Editors' Note

Welcome to the first issue of Verse Wisconsin Online, a compatible but unique companion to the print magazine, Verse Wisconsin, in which you will find a section of themed poetry and all of our book reviews, as well as media supplements that the print magazine cannot incorporate, such as audio files of poets reading their work, animated poems, and visual poetry. We hope you will enjoy exploring both VW Online and Verse Wisconsin!

Another editor asked recently, Is there such a thing as Wisconsin poetry? While we’re not sure yet if there’s such a thing as "Wisconsin poetry,” there are Wisconsin poets, of all kinds, old and young, well-known and just starting out, urban and rural, university-affiliated and not, experimental and traditional, formalists and free versers, dramatists, lyricists, spoken word activists, visual artists, and poetry animators, natives and newcomers, all of whom we hope to include in print or online at versewisconsin.org. As a group, these poets are both creative and supportive—just take a look at Verse our Links page for a list-in-progress of the programs, organizations, and groups started by state poets, from reading series in the rural northwest, to presses, publications, and writers’ colonies, to one of the nation’s top creative writing programs. For a population of under 6 million, that’s a whole lot of organization and output.

Verse Wisconsin and VW Online, the new face of Linda Aschbrenner’s well-loved small-press poetry magazine, Free Verse, are part of that organization. It is our mission to publicize poetic activity in Wisconsin, as well as to publish Wisconsin’s best poetry alongside that of poets from outside the state. Think of VW as a series of windows on a panoply of ever-changing views, as well as a set of doors that, we hope, will swing freely in both directions. We think the features in this inaugural issue exemplify both the kinds of activities that we want to report on, as well as the values that contribute to Wisconsin’s poetry community: inclusiveness, accessibility, innovation, and the desire to share what we make. VW aims to keep opening doors and windows onto more of Wisconsin’s poets, and we invite you to participate in the process of creating VW: read, submit poetry, write us letters, send in your story ideas about writing groups, like the Hibiscus Collective, publication venues like the innovative Poetry Jumps Off the Shelf, and poetry service that makes a difference, like the Alzheimer’s Poetry Project, featured in our print magazine. Write about how poetry relates to your life, or the life of someone you know. Subscribe to the print version of Verse Wisconsin, which contains more poetry and feature articles. Send us photos and more links. Ask for one of our “Books Received” and write a review. Remember that Verse Wisconsin, like its predecessor Free Verse, is an all-volunteer operation that aims to break even—we appreciate your donations of whatever size and your subscriptions, and welcome your professional knowledge from proofreading to accounting to marketing and publicity!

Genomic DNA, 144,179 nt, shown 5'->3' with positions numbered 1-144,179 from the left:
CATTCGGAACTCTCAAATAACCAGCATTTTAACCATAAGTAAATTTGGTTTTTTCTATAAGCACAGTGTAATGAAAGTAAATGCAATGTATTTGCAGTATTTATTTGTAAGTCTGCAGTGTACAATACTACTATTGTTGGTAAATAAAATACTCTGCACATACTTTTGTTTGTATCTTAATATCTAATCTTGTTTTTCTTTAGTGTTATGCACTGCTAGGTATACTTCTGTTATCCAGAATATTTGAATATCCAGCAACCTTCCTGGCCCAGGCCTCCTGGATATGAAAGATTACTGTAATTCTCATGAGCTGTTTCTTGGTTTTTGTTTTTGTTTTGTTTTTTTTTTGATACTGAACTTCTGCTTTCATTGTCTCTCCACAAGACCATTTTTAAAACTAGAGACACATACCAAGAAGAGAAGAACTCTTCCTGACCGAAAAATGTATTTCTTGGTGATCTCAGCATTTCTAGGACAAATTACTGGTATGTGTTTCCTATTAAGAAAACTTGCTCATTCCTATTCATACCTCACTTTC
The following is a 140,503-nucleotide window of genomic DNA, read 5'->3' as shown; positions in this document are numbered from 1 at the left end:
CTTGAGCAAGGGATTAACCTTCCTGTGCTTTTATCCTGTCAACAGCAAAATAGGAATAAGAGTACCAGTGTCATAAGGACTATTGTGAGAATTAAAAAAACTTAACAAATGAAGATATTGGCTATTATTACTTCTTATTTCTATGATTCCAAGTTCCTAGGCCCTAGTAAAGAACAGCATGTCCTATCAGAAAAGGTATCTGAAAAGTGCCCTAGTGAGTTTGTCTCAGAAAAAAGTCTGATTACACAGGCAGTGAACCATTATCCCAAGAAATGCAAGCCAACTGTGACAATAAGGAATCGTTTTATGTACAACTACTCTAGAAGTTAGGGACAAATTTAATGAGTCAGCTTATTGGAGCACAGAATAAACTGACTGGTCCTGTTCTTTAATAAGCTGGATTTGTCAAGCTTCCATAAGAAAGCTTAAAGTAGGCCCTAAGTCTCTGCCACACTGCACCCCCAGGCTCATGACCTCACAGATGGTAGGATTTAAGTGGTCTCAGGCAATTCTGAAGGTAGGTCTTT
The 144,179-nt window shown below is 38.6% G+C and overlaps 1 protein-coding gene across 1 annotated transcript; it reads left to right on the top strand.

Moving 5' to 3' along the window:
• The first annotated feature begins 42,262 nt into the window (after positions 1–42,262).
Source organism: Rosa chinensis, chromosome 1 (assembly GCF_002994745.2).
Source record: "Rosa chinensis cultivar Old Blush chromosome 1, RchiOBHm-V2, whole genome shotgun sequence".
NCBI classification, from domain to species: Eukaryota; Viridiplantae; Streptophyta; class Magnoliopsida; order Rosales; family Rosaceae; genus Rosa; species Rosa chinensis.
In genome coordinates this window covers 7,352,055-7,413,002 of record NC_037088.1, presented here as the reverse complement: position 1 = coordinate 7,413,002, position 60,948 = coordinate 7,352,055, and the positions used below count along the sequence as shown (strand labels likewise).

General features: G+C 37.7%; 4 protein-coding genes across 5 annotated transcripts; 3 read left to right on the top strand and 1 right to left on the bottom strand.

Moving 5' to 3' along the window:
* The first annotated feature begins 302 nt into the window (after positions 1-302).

Verse Wisconsin would like to thank the donors who have already contributed to producing both the print and online versions of the magazine:

Linda Aschbrenner
David Blackey
Tom Erickson
Shelly Hall
Susan Heubner
CJ Muchhala
Richard Roe
Sandra Tully
Mary Wehner
& the Wisconsin Fellowship of Poets

January in Wisconsin—snow on the ground, ice on the lake—and what do we do? We keep busy. We go outside—put skis and blades to feet for fun, bore a hole through the ice to fish, continue biking to work, some of us, regardless of the temperature, make snowmen. Or we stay inside. Make hot chocolate, make fires to keep warm, watch the snow falling outside our windows, watch our neighbors falling outside our windows, invite the neighbors over for some poetry!